4
$\begingroup$

I was wondering how to prove the following fact about primitive Pythagorean triples:

Let $(z,u,w)$ be a primitive Pythagorean triple. Then there exist relatively prime positive integers $a,b$ of different parity such that $$z = a^2-b^2, \quad u = 2ab, \quad \text{and} \quad w = a^2+b^2.$$

I see how $z,u,w$ must form the sides of a triangle, where $c$ is the hypotenuse, but how do we show that $\gcd(z,u,w) = 1$ and that these generate all the triples?

$\endgroup$
5
$\begingroup$

It is easy to see that if $(z,u,w)$ is a primitive pythagorean triple, then $w$ is odd and either $z$ is odd and $u$ is even or $z$ is even and $u$ is odd. WLOG suppose that $u=2x$ is even, so $z$ is odd. Then

$$u^2=4x^2=w^2-z^2=(w+z)(w-z).$$

It is plain that $\gcd(w+z,w-z)=2$, so $y_1:=(w+z)/2$ and $y_2:=(w-z)/2$ are relatively prime positive integers. Thus

$$x^2=y_1y_2,$$

and therefore $y_1$ and $y_2$ are relatively prime divisors of $x^2$. This implies that $y_1$ and $y_2$ are perfect squares, so write $y_1=a^2$ and $y_2=b^2$. Hence,

$$u=2x=2ab,\quad z=y_1-y_2=a^2-b^2,\qquad\text{and}\qquad w=y_1+y_2=a^2+b^2.$$

This proves that every primitive triple has the form $(a^2-b^2,2ab,a^2+b^2)$, as wanted.

Of course, the condition $\gcd(a,b)=1$ is needed, otherwise $(a^2-b^2,2ab,a^2+b^2)$ won't be primitive.

$\endgroup$
  • $\begingroup$ Why must $w$ be odd? $\endgroup$ – user19405892 Oct 7 '16 at 20:25
  • $\begingroup$ Suppose the $w$ is even. Then $z$ and $u$ have the same parity. If both are even, then the triple is not primitive. If both are odd, then $w^2$ is multiple of $4$, but $z^2+u^2$ is not multiple of $4$ (it is $\equiv2\bmod 4$ since $x^2\equiv1\pmod4$ for any odd $x$), which is a contradiction. Therefore, $w$ must be odd. $\endgroup$ – user246336 Oct 7 '16 at 20:28
  • $\begingroup$ Even with A odd, B even, C odd, in a triple, it may not be primitive as in $(27,36,45), (75,100,125), (147,196,245), (243,324,405)$ with $GCDs$ of $3^2, 5^2, 7^2, 9^2$, respectively. $\endgroup$ – poetasis Jun 2 at 12:48
1
$\begingroup$

Even in the wikipedia article cited by @JeanMarie I could not find the following quick argument which gives all the Pyhagorean triples at one stroke: the Pythagorean equation being homogeneous, it is equivalent to the equation in rational variables $Z^2 + U^2 = 1$, or equivalently $N(Z + iU) = 1$, where $N$ denotes the norm map from $\mathbf Q(i)$ to $\mathbf Q$ , $i^2 = - 1$. The extension $\mathbf Q(i)/\mathbf Q$ being cyclic, with Galois group generated by the complex conjugation, Hilbert's theorem 90 applies, which shows that $N(Z + iU) = 1$ iff $Z + iU$ is of the form $A + iB /A - iB$. It follows from identification that $Z = A^2 - B^2 /A^2 + B^2$ and $U = 2AB / A^2 + B^2$. Clearing denominators immediately produces the usual Pythagorean integral triples $z = a^2 - b^2 , u = 2ab, w= a^2 + b^2$. Clearing common factors plainly gives the primitive triples.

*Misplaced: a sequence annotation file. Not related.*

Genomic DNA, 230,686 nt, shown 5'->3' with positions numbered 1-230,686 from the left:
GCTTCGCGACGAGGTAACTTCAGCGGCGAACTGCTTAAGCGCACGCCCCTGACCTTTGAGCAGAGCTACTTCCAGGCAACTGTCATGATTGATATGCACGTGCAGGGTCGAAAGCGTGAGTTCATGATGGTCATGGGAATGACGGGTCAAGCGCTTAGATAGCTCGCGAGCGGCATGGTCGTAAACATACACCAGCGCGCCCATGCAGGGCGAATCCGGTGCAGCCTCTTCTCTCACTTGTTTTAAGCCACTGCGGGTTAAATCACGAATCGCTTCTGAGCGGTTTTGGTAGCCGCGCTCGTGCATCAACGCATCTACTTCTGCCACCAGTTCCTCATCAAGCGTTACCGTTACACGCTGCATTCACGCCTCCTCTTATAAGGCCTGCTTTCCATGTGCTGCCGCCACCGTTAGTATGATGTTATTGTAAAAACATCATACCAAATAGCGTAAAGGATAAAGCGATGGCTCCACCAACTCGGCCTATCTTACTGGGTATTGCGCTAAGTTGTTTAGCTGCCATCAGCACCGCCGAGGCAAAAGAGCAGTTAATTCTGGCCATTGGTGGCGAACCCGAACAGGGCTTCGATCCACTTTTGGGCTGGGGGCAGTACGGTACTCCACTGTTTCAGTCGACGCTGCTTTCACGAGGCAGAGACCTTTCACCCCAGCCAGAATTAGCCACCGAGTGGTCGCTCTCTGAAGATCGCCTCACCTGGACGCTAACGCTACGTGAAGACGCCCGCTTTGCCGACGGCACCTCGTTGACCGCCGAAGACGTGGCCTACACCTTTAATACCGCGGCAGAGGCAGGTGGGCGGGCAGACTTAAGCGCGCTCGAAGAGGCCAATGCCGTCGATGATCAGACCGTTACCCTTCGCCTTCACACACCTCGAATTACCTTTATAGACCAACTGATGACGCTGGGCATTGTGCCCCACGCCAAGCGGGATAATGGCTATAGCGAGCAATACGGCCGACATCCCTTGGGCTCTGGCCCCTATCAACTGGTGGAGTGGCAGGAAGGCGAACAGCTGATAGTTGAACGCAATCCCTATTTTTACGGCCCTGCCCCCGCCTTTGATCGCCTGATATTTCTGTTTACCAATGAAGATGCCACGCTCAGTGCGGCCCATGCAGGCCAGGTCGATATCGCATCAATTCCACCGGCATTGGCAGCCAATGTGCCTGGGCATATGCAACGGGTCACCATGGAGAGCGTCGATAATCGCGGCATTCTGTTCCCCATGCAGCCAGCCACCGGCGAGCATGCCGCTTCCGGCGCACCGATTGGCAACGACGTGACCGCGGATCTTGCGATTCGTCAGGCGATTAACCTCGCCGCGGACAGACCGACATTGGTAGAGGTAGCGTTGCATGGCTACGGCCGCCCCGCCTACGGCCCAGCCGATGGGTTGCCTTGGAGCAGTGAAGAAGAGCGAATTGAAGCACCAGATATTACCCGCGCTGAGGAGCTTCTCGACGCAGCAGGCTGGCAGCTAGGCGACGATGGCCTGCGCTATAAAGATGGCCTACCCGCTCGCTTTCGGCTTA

$\endgroup$
1
$\begingroup$

I thought I had a proof that, if $m,n$ are mutually prime, $m,n$ would generate only primitive Pythagorean triples. The $proof$ is between the asterisk below. $$\text{*************************}$$

$\text{We are given }\quad A=m^2n^2\quad B=2mn\quad C=m^2+n^2$

Let $x$ be the GCD of $m,n$ and let $p$ and $q$ be the cofactors of $m$ and $n$ respectively. Then we have

$$A=(xp)^2-(xq)^2\quad B=2xpxq\quad C=(xp)^2+(xq)^2$$ $$A=x^2(p^2-q^2)\quad B=2x^2(pq)\quad C=x^2(p^2+q^2)$$

If $GCD(m,n)=1$, then $GCD(A,B,C)=1$ and $(A,B,C)$ is a primitive triple. This means that $m$ and $n$ must be co-prime to generate a primitive.

$$\text{*************************}$$

However, a counter-example destroys to so-called proof: $\quad\text{Let }m,n=7,3$. $$A=49-9=40\quad B=2*7*3=42\quad C=49+9=58\quad GCD(40,42,58)=2$$ $$\therefore GCD(m,n)=1\neg\implies GCD(A,B,C)=1$$ The only two formulas I know about that will generate only primitive triplets do not generate all of them but $C-B=1$ in the first one and $C-A=2$ in the second one.

$$A=2n^2+1\quad B=2n^2+2n\quad C=2n^2+2n+1$$ $$A=4n^2-1\quad B=4n\quad C=4n^2+1$$

$\endgroup$
  • $\begingroup$ Where can I find more information about Ellingson'sequation? Wikipedia does not give any. $\endgroup$ – RTn Jun 2 at 7:34
  • $\begingroup$ Can we have a chat on this channel (I don't want to compromise the integrity of an unpublished paper)? Because i know of a similar equation first given in 628 CE (about 1500 years ago). So I think it is not very new (I may be wrong, so in that case I apologize) $\endgroup$ – RTn Jun 2 at 8:52
  • $\begingroup$ Let us continue this discussion in chat. $\endgroup$ – RTn Jun 2 at 9:01
  • $\begingroup$ So you have thought up some equations, have not published them and yet decided to just name them ellingson equations, probably using your own name? That is not good scientific practice. $\endgroup$ – Hirshy Jun 2 at 10:34
  • $\begingroup$ I don't understand why there's an argument. You give various formulas which are the well-known formula of Pythagoras. $$x^2+y^2=z^2$$ $$x=2ps$$ $$y=p^2-s^2$$ $$z=p^2+s^2$$ Your whole game... this is a substitution of numbers of another form. Like this. $$p=2n-1+k$$ $$s=k$$ It's not worth the time. Another formula describing all the solutions - can not be obtained... $\endgroup$ – individ Jun 2 at 12:59

Your Answer

By clicking “Post Your Answer”, you agree to our terms of service, privacy policy and cookie policy

Not the answer you're looking for? Browse other questions tagged or ask your own question.